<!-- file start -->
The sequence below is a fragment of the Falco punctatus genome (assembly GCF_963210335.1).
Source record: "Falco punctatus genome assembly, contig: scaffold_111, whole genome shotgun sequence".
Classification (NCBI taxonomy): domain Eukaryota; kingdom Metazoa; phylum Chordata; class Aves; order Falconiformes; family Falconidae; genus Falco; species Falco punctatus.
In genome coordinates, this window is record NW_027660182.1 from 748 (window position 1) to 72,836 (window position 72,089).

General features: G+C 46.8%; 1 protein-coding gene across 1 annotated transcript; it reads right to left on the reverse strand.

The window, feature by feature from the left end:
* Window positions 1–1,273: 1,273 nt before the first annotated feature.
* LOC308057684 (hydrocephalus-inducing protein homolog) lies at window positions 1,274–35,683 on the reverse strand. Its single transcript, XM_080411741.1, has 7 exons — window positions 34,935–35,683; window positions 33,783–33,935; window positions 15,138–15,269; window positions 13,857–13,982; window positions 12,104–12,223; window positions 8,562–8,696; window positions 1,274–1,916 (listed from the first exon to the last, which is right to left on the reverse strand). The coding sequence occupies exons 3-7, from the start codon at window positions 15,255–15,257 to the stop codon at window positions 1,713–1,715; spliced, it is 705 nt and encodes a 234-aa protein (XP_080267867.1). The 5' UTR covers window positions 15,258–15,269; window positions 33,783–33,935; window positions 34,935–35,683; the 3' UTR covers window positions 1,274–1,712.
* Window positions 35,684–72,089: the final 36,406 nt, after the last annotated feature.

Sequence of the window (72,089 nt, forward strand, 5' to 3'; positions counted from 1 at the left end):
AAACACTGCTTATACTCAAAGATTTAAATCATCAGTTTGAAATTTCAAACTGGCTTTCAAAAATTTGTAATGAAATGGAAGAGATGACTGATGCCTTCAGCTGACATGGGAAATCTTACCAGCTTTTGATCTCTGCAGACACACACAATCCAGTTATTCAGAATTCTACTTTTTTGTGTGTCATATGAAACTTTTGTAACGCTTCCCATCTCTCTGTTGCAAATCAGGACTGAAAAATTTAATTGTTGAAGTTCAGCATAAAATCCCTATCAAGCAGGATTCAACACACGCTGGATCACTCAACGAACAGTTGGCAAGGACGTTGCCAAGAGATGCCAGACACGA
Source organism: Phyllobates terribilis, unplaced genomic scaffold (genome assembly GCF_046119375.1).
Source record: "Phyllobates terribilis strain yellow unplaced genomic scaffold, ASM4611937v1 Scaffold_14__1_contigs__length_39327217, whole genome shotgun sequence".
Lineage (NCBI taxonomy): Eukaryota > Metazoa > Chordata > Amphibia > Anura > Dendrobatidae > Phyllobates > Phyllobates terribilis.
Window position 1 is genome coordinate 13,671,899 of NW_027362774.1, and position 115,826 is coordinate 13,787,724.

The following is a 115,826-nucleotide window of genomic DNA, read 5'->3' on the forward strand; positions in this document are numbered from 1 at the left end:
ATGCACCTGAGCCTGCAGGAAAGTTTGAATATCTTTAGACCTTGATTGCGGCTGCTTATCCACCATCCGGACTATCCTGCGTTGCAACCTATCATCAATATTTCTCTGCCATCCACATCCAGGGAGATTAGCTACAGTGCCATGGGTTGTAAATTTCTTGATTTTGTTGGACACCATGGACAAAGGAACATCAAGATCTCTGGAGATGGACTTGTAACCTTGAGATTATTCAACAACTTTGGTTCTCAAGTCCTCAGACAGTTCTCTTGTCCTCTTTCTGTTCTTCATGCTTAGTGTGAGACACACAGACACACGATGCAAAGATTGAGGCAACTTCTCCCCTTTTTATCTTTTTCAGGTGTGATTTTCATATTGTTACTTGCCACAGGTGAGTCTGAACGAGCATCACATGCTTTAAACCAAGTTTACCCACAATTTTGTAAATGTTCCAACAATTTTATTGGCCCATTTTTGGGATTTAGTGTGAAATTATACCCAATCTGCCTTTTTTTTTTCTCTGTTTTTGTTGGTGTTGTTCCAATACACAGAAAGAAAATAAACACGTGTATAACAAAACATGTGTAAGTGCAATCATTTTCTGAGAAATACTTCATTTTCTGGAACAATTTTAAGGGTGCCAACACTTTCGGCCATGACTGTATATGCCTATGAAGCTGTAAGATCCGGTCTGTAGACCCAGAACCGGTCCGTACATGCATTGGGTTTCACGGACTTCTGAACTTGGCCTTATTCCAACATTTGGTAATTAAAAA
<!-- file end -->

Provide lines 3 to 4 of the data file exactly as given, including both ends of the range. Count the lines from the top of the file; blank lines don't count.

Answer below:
Classification (NCBI taxonomy): domain Eukaryota; kingdom Metazoa; phylum Chordata; class Aves; order Falconiformes; family Falconidae; genus Falco; species Falco punctatus.
In genome coordinates, this window is record NW_027660182.1 from 748 (window position 1) to 72,836 (window position 72,089).